10 Movies That Were Filmed In Total Secrecy

They were made before anyone knew about them.

El Camino A Breaking Bad Movie Aaron Paul

There's no denying that even the most modest Hollywood production tends to require the services of literally hundreds of on-set personnel.

As a result, and in an age where everyone has a high-quality camera in their pocket, it's becoming increasingly tricky for filmmakers and studios to keep the lid on their top-secret projects.

After all, Avengers: Endgame's time travel twist was known months before Avengers: Infinity War even came out due to some sneaky leaked set photos, and as long as fans are aware that a movie is in production, they're always going to be on the lookout for a scoop.

But what if they don't even know the movie is being shot?

That's the ingenious tactic pulled by these 10 films, all of which were shot in complete secrecy, with their existence only being confirmed once principal photography had been completed.

Hell, in a few cases audiences weren't made aware of the movie until post-production was basically done and it was just a month or two away from release, serving as a testament to the cast and crew's commitment to keeping schtum.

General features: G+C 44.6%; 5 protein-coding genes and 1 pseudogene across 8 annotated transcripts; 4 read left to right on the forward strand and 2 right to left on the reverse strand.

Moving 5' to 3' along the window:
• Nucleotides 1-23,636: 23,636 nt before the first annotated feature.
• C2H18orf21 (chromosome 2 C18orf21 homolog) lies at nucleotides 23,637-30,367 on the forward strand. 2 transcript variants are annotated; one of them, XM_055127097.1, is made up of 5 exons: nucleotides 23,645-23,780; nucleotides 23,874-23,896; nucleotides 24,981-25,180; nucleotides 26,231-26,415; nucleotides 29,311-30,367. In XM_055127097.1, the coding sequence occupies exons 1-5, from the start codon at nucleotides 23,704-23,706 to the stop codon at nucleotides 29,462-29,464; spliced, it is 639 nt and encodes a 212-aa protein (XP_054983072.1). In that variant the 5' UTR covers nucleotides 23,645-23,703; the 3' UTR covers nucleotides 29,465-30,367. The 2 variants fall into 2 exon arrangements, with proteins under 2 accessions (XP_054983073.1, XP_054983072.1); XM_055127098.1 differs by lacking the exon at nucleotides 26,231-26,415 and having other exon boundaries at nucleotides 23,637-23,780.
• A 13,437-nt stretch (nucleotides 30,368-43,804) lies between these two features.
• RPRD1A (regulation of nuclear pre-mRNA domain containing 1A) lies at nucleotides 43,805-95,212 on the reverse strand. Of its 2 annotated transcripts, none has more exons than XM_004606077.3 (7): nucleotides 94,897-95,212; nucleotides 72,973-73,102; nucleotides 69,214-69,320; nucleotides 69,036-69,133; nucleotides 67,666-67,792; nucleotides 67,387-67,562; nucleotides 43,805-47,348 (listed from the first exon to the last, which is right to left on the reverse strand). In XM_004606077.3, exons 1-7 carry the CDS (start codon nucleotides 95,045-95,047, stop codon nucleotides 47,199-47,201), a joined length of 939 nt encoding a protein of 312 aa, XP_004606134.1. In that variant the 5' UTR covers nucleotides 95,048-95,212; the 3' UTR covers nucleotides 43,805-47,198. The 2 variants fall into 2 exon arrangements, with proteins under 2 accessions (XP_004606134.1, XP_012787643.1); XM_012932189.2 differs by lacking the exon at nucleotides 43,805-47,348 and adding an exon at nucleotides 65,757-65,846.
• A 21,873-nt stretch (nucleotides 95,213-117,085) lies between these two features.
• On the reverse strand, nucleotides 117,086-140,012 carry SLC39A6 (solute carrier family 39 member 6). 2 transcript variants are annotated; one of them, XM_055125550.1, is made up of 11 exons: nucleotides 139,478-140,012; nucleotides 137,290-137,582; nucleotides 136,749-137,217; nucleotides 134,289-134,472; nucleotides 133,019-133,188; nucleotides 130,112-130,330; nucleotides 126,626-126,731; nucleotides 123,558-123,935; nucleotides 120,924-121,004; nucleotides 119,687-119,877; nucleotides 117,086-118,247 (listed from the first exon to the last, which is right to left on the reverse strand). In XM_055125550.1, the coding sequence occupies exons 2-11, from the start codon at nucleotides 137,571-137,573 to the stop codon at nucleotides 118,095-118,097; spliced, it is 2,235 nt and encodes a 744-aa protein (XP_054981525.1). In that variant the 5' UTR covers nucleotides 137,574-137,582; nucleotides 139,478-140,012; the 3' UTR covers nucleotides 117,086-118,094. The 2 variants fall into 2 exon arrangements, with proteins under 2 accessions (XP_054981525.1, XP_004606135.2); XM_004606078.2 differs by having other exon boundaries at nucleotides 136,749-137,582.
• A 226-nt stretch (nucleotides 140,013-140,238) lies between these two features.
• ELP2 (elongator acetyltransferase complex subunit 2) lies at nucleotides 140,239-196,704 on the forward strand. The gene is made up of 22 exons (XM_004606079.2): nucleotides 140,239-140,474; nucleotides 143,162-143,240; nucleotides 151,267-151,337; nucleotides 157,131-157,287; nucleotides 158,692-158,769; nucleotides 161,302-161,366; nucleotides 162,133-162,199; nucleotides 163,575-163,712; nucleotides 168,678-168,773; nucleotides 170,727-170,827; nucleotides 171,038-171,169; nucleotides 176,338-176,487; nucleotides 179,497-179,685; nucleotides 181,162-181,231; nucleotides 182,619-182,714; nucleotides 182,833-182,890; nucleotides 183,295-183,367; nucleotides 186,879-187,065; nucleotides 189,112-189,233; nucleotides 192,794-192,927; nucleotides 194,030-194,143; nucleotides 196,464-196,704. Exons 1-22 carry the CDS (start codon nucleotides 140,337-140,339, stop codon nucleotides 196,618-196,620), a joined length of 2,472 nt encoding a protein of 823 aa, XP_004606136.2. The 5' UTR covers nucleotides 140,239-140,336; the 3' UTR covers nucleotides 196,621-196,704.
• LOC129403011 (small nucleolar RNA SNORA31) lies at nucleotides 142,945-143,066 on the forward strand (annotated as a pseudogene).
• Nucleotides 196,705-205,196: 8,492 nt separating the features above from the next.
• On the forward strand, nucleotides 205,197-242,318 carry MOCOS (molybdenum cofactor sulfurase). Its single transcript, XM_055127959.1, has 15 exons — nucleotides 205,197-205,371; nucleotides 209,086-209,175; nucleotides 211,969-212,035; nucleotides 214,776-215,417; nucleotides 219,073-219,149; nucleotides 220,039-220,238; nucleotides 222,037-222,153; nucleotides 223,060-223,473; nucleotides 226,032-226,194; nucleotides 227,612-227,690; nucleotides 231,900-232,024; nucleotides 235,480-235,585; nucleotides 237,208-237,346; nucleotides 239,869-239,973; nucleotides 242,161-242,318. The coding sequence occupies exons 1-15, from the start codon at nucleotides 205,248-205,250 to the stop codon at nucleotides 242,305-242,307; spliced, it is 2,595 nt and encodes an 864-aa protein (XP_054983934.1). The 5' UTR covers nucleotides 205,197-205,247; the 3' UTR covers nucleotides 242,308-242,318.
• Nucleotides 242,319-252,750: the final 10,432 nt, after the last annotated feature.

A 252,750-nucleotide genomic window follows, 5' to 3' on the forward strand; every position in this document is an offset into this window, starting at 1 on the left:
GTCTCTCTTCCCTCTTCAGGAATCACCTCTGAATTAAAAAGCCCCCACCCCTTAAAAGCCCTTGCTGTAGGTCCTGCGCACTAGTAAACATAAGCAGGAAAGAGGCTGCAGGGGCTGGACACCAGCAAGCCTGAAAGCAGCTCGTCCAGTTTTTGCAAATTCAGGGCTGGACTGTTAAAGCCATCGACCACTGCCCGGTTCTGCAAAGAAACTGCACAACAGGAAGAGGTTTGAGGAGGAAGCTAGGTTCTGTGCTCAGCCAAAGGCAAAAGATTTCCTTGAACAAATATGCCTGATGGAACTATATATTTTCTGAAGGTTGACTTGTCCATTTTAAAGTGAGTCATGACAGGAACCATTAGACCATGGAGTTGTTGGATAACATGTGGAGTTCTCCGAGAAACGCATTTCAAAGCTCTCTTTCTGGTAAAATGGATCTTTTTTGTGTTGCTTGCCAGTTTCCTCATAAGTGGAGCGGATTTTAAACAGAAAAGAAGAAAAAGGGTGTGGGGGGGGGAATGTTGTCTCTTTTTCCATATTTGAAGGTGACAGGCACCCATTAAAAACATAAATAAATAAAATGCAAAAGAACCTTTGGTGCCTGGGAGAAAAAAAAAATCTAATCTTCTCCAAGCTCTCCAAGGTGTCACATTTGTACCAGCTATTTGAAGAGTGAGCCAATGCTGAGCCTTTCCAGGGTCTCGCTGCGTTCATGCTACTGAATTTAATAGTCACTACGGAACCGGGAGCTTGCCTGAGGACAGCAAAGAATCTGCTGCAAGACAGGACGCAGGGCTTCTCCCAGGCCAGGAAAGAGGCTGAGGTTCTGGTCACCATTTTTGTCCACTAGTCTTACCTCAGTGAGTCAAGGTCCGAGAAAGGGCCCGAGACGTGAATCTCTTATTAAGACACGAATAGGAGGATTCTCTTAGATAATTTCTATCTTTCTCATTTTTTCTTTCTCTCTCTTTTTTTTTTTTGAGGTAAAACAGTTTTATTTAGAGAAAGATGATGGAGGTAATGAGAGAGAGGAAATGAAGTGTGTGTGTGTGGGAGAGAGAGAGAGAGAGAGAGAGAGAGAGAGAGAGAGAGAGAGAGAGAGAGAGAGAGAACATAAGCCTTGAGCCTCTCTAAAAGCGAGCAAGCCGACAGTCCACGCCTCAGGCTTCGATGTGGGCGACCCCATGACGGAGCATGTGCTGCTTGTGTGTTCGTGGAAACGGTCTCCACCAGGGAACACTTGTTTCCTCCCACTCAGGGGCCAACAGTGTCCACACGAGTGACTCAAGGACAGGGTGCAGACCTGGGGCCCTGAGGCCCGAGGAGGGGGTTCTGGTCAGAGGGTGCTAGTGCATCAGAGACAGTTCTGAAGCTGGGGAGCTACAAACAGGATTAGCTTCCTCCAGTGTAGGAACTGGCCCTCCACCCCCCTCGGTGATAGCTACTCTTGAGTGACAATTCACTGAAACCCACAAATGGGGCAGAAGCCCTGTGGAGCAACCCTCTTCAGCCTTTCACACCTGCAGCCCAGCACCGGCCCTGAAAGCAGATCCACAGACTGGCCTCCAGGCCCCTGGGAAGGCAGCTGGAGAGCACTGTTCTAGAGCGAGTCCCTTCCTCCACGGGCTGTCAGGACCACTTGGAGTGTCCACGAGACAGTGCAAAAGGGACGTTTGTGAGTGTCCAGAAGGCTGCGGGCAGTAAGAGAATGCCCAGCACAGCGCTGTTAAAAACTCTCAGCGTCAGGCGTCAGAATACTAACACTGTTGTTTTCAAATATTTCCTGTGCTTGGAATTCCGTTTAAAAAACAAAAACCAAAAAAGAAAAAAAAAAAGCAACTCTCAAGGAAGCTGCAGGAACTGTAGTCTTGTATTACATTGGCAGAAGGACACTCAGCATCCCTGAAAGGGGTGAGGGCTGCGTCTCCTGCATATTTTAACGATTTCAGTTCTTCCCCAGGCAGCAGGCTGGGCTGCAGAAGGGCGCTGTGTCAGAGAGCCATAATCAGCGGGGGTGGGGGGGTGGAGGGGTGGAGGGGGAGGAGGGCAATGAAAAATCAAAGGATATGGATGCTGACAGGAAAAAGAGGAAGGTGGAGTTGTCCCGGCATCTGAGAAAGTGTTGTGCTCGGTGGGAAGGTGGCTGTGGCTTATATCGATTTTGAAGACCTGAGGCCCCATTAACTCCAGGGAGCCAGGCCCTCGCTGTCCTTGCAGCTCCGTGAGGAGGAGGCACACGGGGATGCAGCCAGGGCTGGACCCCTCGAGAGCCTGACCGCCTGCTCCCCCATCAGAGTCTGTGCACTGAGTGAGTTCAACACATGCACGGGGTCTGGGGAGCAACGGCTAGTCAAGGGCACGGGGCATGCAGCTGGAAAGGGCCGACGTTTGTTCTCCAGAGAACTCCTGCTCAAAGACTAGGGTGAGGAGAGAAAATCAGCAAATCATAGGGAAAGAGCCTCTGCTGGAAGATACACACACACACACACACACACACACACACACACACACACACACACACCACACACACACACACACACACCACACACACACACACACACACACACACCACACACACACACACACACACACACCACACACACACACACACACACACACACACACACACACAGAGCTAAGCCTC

In an era where huge movies are endlessly hyped for potentially years before finally coming out, it sure is refreshing that these films came together before anyone even knew about them...

10. 10 Cloverfield Lane

El Camino A Breaking Bad Movie Aaron Paul

In a virtually unprecedented move at the time, Cloverfield spin-off 10 Cloverfield Lane was announced less than two months before it hit cinemas, by which point it was already deep in the final stages of post-production.

Always one to love a mystery, producer J.J. Abrams had the movie shot under the unassuming title "Valencia," and it was only during production that he committed to giving the low-budget sci-fi monster movie an immediate tie to Cloverfield.

This was covert enough that even two of the movie's stars, Mary Elizabeth Winstead and John Gallagher, weren't aware of exactly how intimate the link between the two films would ultimately be, and Abrams only came up with the final title shortly before the first trailer dropped.

As much as Abrams' love of the "mystery box" can frustrate, this was an undeniably genius feat of covert filmmaking and "gotcha!" movie marketing.


Stay at home dad who spends as much time teaching his kids the merits of Martin Scorsese as possible (against the missus' wishes). General video game, TV and film nut. Occasional sports fan. Full time loon.